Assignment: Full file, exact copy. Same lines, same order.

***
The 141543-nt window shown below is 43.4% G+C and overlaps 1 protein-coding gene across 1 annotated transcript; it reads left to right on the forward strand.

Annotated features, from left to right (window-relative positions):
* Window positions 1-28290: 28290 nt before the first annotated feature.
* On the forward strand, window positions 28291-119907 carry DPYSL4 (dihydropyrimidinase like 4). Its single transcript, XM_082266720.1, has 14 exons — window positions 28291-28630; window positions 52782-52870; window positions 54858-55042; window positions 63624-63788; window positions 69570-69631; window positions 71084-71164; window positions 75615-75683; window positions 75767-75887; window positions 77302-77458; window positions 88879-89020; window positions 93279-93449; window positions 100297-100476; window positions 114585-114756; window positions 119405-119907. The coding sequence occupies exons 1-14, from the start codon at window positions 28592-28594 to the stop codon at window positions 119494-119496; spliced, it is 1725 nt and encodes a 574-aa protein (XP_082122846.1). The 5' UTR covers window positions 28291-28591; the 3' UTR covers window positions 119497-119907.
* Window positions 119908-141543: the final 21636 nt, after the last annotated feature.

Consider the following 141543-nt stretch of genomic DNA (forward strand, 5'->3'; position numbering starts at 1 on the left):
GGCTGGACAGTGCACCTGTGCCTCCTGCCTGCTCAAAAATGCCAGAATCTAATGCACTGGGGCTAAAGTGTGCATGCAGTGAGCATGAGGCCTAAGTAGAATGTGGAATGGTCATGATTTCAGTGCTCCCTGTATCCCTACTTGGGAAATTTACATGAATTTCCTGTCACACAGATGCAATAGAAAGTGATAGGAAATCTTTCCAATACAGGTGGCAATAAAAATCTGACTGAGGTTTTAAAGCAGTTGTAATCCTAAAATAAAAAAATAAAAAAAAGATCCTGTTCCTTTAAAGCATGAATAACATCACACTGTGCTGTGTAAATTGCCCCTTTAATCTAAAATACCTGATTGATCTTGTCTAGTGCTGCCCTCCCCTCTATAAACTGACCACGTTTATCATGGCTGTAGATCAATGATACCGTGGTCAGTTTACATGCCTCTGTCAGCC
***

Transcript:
The 141543-nt window shown below is 43.4% G+C and overlaps 1 protein-coding gene across 1 annotated transcript; it reads left to right on the forward strand.

Annotated features, from left to right (window-relative positions):
* Window positions 1-28290: 28290 nt before the first annotated feature.
* On the forward strand, window positions 28291-119907 carry DPYSL4 (dihydropyrimidinase like 4). Its single transcript, XM_082266720.1, has 14 exons — window positions 28291-28630; window positions 52782-52870; window positions 54858-55042; window positions 63624-63788; window positions 69570-69631; window positions 71084-71164; window positions 75615-75683; window positions 75767-75887; window positions 77302-77458; window positions 88879-89020; window positions 93279-93449; window positions 100297-100476; window positions 114585-114756; window positions 119405-119907. The coding sequence occupies exons 1-14, from the start codon at window positions 28592-28594 to the stop codon at window positions 119494-119496; spliced, it is 1725 nt and encodes a 574-aa protein (XP_082122846.1). The 5' UTR covers window positions 28291-28591; the 3' UTR covers window positions 119497-119907.
* Window positions 119908-141543: the final 21636 nt, after the last annotated feature.

Consider the following 141543-nt stretch of genomic DNA (forward strand, 5'->3'; position numbering starts at 1 on the left):
GGCTGGACAGTGCACCTGTGCCTCCTGCCTGCTCAAAAATGCCAGAATCTAATGCACTGGGGCTAAAGTGTGCATGCAGTGAGCATGAGGCCTAAGTAGAATGTGGAATGGTCATGATTTCAGTGCTCCCTGTATCCCTACTTGGGAAATTTACATGAATTTCCTGTCACACAGATGCAATAGAAAGTGATAGGAAATCTTTCCAATACAGGTGGCAATAAAAATCTGACTGAGGTTTTAAAGCAGTTGTAATCCTAAAATAAAAAAATAAAAAAAAGATCCTGTTCCTTTAAAGCATGAATAACATCACACTGTGCTGTGTAAATTGCCCCTTTAATCTAAAATACCTGATTGATCTTGTCTAGTGCTGCCCTCCCCTCTATAAACTGACCACGTTTATCATGGCTGTAGATCAATGATACCGTGGTCAGTTTACATGCCTCTGTCAGCC